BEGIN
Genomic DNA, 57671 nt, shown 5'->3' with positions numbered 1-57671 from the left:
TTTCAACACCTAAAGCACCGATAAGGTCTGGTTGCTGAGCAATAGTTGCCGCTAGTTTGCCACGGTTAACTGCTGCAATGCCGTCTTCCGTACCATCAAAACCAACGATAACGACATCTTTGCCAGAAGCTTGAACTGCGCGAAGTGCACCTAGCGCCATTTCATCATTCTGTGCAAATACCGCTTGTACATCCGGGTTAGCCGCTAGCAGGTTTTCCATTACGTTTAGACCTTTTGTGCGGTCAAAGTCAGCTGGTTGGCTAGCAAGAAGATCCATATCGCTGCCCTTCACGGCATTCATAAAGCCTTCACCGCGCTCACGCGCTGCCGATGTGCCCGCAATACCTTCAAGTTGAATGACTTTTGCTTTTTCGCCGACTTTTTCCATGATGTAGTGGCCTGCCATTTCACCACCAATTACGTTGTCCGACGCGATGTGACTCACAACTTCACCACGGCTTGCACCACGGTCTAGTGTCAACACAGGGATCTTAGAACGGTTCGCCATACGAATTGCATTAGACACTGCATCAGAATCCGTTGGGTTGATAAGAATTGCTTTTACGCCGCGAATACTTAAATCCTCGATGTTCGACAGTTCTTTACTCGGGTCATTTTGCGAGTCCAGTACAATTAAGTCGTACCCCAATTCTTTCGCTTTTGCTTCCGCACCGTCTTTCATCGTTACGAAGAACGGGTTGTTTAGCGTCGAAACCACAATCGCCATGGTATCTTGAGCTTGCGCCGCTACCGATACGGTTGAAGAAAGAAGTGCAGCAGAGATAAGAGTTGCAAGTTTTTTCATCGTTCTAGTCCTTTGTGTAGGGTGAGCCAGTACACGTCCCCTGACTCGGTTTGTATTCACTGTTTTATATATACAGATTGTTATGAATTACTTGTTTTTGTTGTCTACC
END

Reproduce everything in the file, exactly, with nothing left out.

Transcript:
Genomic DNA, 57671 nt, shown 5'->3' with positions numbered 1-57671 from the left:
TTTCAACACCTAAAGCACCGATAAGGTCTGGTTGCTGAGCAATAGTTGCCGCTAGTTTGCCACGGTTAACTGCTGCAATGCCGTCTTCCGTACCATCAAAACCAACGATAACGACATCTTTGCCAGAAGCTTGAACTGCGCGAAGTGCACCTAGCGCCATTTCATCATTCTGTGCAAATACCGCTTGTACATCCGGGTTAGCCGCTAGCAGGTTTTCCATTACGTTTAGACCTTTTGTGCGGTCAAAGTCAGCTGGTTGGCTAGCAAGAAGATCCATATCGCTGCCCTTCACGGCATTCATAAAGCCTTCACCGCGCTCACGCGCTGCCGATGTGCCCGCAATACCTTCAAGTTGAATGACTTTTGCTTTTTCGCCGACTTTTTCCATGATGTAGTGGCCTGCCATTTCACCACCAATTACGTTGTCCGACGCGATGTGACTCACAACTTCACCACGGCTTGCACCACGGTCTAGTGTCAACACAGGGATCTTAGAACGGTTCGCCATACGAATTGCATTAGACACTGCATCAGAATCCGTTGGGTTGATAAGAATTGCTTTTACGCCGCGAATACTTAAATCCTCGATGTTCGACAGTTCTTTACTCGGGTCATTTTGCGAGTCCAGTACAATTAAGTCGTACCCCAATTCTTTCGCTTTTGCTTCCGCACCGTCTTTCATCGTTACGAAGAACGGGTTGTTTAGCGTCGAAACCACAATCGCCATGGTATCTTGAGCTTGCGCCGCTACCGATACGGTTGAAGAAAGAAGTGCAGCAGAGATAAGAGTTGCAAGTTTTTTCATCGTTCTAGTCCTTTGTGTAGGGTGAGCCAGTACACGTCCCCTGACTCGGTTTGTATTCACTGTTTTATATATACAGATTGTTATGAATTACTTGTTTTTGTTGTCTACC